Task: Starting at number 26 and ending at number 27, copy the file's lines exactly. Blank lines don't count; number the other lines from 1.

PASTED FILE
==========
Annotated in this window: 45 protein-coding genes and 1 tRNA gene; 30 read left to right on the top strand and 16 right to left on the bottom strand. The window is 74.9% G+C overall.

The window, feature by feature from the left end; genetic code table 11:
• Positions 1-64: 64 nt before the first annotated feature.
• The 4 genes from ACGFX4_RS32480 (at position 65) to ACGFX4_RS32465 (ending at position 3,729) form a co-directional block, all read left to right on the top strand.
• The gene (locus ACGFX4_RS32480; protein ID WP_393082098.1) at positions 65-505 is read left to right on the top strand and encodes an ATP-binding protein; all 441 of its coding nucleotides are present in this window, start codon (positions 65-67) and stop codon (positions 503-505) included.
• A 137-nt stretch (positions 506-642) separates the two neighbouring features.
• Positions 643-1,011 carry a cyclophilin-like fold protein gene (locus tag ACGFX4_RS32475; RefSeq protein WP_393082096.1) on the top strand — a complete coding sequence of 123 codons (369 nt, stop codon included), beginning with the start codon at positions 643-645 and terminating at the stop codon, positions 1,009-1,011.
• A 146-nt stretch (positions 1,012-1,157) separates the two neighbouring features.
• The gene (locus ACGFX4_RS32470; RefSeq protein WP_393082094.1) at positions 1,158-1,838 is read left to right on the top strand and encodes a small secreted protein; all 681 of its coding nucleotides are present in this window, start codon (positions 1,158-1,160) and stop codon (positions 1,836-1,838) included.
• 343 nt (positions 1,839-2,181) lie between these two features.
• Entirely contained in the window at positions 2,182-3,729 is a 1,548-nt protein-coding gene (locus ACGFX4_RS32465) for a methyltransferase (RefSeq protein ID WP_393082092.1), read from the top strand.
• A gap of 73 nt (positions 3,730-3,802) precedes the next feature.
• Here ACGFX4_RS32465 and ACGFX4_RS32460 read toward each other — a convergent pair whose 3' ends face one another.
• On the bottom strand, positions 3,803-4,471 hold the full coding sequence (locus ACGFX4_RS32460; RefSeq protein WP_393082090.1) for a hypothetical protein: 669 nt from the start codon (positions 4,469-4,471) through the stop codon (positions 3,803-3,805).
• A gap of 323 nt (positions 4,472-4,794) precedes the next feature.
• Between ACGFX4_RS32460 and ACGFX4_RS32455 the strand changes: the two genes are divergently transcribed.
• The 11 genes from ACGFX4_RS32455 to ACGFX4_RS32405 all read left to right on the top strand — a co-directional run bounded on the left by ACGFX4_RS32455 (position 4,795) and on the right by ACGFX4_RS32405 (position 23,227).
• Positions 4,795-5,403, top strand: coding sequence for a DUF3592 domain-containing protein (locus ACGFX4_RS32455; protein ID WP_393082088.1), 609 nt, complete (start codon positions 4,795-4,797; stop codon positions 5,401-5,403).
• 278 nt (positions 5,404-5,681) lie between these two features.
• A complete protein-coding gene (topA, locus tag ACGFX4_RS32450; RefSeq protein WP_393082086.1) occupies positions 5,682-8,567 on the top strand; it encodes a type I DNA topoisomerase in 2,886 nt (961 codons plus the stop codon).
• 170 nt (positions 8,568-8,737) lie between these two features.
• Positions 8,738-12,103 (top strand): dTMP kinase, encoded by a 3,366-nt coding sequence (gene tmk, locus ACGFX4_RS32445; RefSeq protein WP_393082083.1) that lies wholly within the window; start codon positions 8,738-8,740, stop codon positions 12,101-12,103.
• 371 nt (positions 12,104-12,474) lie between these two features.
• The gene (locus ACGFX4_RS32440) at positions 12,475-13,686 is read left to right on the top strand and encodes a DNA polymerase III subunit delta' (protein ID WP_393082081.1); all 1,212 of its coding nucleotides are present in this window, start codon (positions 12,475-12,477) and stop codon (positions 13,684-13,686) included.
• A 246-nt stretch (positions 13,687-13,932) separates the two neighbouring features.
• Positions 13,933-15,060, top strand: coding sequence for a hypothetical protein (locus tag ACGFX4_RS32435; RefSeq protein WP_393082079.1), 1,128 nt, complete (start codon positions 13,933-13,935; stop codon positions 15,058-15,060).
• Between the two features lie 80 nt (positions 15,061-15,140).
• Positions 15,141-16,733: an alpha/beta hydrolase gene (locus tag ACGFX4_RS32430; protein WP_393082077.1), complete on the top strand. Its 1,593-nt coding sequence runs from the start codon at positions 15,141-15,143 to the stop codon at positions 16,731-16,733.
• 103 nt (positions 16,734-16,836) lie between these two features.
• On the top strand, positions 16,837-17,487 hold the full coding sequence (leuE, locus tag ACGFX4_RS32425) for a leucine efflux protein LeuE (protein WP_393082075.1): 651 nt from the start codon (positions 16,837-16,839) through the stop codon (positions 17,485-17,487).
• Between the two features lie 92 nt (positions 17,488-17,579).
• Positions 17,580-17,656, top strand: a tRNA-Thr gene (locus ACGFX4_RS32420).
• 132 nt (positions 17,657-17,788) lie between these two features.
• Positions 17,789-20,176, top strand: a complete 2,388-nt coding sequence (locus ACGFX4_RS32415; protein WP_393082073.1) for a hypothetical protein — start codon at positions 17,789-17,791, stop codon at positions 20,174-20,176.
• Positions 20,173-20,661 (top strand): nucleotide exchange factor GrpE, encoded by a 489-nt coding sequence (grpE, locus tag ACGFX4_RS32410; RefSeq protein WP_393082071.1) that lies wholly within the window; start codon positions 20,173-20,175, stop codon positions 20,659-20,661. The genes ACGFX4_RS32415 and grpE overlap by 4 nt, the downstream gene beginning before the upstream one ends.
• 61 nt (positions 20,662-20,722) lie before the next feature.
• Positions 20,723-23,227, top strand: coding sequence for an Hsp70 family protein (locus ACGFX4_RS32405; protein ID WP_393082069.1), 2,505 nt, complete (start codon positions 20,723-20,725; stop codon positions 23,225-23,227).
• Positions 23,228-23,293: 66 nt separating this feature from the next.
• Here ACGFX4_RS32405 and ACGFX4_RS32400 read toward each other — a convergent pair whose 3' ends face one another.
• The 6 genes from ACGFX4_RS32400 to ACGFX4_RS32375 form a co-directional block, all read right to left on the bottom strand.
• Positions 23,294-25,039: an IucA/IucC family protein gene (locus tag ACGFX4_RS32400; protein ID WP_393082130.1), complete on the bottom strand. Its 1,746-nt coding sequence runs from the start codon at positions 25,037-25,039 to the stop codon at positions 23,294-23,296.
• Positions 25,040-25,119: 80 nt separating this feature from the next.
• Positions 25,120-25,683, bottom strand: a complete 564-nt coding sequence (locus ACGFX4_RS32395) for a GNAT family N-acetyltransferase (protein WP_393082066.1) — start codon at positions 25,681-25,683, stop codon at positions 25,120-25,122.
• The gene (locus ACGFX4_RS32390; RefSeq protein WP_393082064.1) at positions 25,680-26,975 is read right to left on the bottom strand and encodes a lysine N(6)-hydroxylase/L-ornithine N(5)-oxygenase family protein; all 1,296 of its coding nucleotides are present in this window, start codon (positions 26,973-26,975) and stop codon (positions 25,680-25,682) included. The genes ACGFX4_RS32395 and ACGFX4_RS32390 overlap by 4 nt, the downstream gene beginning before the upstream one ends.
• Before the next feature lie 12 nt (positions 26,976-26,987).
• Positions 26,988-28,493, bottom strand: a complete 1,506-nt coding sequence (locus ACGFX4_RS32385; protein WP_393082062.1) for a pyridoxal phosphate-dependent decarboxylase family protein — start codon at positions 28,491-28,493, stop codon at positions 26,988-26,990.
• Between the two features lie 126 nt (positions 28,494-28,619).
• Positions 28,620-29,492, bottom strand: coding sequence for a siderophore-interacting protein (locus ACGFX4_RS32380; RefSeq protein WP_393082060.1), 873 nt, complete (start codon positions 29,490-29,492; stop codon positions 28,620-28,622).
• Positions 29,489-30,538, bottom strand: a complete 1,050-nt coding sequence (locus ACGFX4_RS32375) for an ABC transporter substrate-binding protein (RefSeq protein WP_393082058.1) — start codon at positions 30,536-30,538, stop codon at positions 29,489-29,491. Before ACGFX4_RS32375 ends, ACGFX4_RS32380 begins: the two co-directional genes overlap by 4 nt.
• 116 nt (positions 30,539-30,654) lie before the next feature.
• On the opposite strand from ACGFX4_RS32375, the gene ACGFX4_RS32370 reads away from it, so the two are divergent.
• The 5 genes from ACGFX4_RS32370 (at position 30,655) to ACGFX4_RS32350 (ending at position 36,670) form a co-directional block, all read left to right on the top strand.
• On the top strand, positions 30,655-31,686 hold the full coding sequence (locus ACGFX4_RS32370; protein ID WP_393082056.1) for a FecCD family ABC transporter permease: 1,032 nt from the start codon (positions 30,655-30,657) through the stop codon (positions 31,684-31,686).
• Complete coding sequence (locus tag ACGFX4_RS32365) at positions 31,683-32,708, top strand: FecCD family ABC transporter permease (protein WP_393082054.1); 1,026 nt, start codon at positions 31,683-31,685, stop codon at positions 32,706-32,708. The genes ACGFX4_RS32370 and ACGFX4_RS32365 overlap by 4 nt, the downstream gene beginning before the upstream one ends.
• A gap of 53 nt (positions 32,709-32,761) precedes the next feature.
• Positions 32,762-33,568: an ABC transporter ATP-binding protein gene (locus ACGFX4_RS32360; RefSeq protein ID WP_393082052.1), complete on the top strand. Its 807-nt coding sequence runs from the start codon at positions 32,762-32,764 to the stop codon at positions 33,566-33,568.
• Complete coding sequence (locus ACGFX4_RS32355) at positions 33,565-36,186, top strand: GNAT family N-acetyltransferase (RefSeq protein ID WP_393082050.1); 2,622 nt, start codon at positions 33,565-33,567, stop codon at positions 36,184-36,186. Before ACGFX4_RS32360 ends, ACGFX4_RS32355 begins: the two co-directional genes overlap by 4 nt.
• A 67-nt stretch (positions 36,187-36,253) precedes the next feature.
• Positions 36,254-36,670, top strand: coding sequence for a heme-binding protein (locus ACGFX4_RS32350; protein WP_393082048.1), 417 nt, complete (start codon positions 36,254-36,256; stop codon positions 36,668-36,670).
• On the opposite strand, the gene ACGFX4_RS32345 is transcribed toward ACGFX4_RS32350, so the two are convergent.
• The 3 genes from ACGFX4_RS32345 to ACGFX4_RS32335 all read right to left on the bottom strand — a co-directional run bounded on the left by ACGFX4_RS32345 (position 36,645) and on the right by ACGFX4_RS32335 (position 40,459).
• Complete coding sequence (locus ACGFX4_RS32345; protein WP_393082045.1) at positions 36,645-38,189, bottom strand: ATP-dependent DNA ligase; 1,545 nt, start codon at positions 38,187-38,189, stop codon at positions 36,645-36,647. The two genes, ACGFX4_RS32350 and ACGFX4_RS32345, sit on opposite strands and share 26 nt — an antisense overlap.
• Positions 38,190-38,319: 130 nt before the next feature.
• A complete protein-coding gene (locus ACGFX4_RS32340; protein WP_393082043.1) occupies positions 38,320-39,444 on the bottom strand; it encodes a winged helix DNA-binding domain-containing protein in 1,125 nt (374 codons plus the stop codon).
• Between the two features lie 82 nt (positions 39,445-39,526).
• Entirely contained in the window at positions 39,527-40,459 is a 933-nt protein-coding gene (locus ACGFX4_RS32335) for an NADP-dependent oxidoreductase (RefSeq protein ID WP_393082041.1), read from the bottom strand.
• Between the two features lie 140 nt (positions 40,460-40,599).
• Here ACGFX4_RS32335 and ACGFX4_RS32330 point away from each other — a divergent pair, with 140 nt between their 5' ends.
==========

• Positions 13,933-15,060, top strand: coding sequence for a hypothetical protein (locus tag ACGFX4_RS32435; RefSeq protein WP_393082079.1), 1,128 nt, complete (start codon positions 13,933-13,935; stop codon positions 15,058-15,060).
• Between the two features lie 80 nt (positions 15,061-15,140).